Administration officials asked the Chinese Embassy in Washington in a meeting Thursday to block Pyongyang’s access to Internet routers and servers based in China, to expel North Korean hackers living in China and to pressure the Kim regime to end its cyberoffensive against companies in the United States, according to one official.
Most of North Korea’s telecommunications traffic runs through China’s infrastructure, although some of it also is routed through Russia and North Korea’s own limited networks.
The request was part of an effort by the White House to develop options for what President Obama has called a “proportional response” to the activities of which North Korea is accused. …
“We have discussed this issue with the Chinese to share information, express our concerns about this attack, and to ask for their cooperation,” said a senior U.S. official, who spoke on the condition of anonymity because of diplomatic sensitivities. “In our cybersecurity discussions, both China and the United States have expressed the view that conducting destructive attacks in cyberspace is outside the norms of appropriate cyber behavior.
“We have reached out to a number of our partners around the world to seek their support and cooperation,” the official said. “Several countries have already stated that this conduct is unacceptable.”
Ahem. Until the Sony hack, our concerns over cyberwarfare focused on China and Russia as the most malevolent actors in the field. A federal grand jury handed down indictments in May against five Chinese military officers for hacking into US corporations and one trade union to steal data and trade secrets — exactly the same behavior as the hackers who attacked Sony. The Free Beacon described their attacks at the time of the announcement:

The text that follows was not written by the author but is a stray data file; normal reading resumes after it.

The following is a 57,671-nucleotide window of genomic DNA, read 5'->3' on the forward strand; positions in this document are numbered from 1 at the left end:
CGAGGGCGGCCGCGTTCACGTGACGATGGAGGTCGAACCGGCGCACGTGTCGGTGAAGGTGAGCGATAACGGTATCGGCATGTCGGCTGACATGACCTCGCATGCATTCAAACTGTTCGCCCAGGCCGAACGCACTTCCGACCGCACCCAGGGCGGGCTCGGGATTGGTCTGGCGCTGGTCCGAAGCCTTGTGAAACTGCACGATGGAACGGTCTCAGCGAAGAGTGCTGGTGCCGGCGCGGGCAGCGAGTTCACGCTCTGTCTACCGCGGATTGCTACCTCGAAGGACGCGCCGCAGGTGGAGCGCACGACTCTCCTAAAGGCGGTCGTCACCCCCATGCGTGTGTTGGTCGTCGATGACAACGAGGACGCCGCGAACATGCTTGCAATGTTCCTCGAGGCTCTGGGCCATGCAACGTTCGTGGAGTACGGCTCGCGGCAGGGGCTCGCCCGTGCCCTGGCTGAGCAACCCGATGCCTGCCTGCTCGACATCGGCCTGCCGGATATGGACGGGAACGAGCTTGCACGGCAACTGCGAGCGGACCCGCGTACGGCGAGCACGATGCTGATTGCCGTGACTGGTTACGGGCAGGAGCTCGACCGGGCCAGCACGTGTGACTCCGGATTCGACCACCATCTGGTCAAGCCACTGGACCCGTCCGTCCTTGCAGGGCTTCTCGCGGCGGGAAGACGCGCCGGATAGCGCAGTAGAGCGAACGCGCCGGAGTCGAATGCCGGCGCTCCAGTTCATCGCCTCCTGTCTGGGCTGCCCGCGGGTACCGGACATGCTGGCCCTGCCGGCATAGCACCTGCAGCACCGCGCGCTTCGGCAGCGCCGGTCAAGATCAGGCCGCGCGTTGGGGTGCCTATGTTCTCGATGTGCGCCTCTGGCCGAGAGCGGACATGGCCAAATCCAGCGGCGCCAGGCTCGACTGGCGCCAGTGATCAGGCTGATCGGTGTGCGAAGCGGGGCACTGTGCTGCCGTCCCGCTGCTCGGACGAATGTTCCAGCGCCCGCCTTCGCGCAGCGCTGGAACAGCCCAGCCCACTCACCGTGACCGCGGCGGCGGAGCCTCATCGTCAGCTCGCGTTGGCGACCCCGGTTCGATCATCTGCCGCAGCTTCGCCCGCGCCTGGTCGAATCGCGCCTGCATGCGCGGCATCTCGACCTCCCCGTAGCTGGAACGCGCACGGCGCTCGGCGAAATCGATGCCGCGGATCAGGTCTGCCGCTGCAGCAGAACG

The hackers are part of the PLA’s General Staff Third Department, the electronic intelligence agency known as 3PLA, and its Unit 61398.
The 56-page indictment states that they used sophisticated technology and traditional fake emails to fool targeted Americans with access to corporate secrets into providing access points inside company networks.
The hackers then methodically stole key commercial secrets, such as technical design details for Westinghouse nuclear reactor sales and solar panel technology. Internal communications containing valuable economic data were also stolen and provided by the PLA to Chinese state-run competitors.
The activities began around 2006 and continued at least through April. The companies hit by the cyber attacks include Westinghouse Electric Co., SolarWorld AG, United State Steel Corp., Allegheny Technologies Inc., the United Steel, Paper and Forestry, Rubber, Manufacturing, Energy, Allied Industrial, and Service Workers International Union, and Alcoa. All are located in Pennsylvania. The indictment was issued May 1 in the U.S. District Court in Western Pennsylvania.
Yes, I’m sure that China is very concerned about cyber security. Theirs, not ours. If that’s the extent of the “proportional response,” then Wallenstein’s right about Obama’s attempt to shift the focus at the press conference. Maybe a few people in his industry will wake up as a result, but don’t bet on it.